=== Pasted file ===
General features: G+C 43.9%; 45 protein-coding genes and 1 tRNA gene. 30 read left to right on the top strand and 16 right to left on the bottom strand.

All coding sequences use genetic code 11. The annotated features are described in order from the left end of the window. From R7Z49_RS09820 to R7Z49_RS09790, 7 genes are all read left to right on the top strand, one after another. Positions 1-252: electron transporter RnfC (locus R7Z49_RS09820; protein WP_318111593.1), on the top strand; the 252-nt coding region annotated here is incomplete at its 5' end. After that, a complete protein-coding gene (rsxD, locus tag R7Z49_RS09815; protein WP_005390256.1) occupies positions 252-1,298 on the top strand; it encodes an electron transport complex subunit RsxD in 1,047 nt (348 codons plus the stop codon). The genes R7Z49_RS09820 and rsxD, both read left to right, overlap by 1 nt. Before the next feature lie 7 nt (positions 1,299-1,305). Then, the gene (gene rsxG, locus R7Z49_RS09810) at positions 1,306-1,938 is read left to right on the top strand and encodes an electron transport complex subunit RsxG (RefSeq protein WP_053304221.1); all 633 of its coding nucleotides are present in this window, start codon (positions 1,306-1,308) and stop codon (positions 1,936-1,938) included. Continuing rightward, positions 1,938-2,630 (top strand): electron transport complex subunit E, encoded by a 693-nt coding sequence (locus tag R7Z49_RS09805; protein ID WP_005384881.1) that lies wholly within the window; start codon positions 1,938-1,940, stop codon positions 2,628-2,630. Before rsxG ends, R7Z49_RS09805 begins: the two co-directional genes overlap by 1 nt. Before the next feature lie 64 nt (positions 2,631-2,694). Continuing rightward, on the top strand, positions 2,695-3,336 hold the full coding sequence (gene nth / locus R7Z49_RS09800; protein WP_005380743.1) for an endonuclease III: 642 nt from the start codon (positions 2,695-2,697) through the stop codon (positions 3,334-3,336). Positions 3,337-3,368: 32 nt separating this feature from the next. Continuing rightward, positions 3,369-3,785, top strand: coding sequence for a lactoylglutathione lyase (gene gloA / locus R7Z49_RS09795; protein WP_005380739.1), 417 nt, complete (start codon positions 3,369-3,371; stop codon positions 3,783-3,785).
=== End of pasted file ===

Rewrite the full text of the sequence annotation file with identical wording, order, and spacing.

General features: G+C 43.9%; 45 protein-coding genes and 1 tRNA gene. 30 read left to right on the top strand and 16 right to left on the bottom strand.

All coding sequences use genetic code 11. The annotated features are described in order from the left end of the window. From R7Z49_RS09820 to R7Z49_RS09790, 7 genes are all read left to right on the top strand, one after another. Positions 1-252: electron transporter RnfC (locus R7Z49_RS09820; protein WP_318111593.1), on the top strand; the 252-nt coding region annotated here is incomplete at its 5' end. After that, a complete protein-coding gene (rsxD, locus tag R7Z49_RS09815; protein WP_005390256.1) occupies positions 252-1,298 on the top strand; it encodes an electron transport complex subunit RsxD in 1,047 nt (348 codons plus the stop codon). The genes R7Z49_RS09820 and rsxD, both read left to right, overlap by 1 nt. Before the next feature lie 7 nt (positions 1,299-1,305). Then, the gene (gene rsxG, locus R7Z49_RS09810) at positions 1,306-1,938 is read left to right on the top strand and encodes an electron transport complex subunit RsxG (RefSeq protein WP_053304221.1); all 633 of its coding nucleotides are present in this window, start codon (positions 1,306-1,308) and stop codon (positions 1,936-1,938) included. Continuing rightward, positions 1,938-2,630 (top strand): electron transport complex subunit E, encoded by a 693-nt coding sequence (locus tag R7Z49_RS09805; protein ID WP_005384881.1) that lies wholly within the window; start codon positions 1,938-1,940, stop codon positions 2,628-2,630. Before rsxG ends, R7Z49_RS09805 begins: the two co-directional genes overlap by 1 nt. Before the next feature lie 64 nt (positions 2,631-2,694). Continuing rightward, on the top strand, positions 2,695-3,336 hold the full coding sequence (gene nth / locus R7Z49_RS09800; protein WP_005380743.1) for an endonuclease III: 642 nt from the start codon (positions 2,695-2,697) through the stop codon (positions 3,334-3,336). Positions 3,337-3,368: 32 nt separating this feature from the next. Continuing rightward, positions 3,369-3,785, top strand: coding sequence for a lactoylglutathione lyase (gene gloA / locus R7Z49_RS09795; protein WP_005380739.1), 417 nt, complete (start codon positions 3,369-3,371; stop codon positions 3,783-3,785).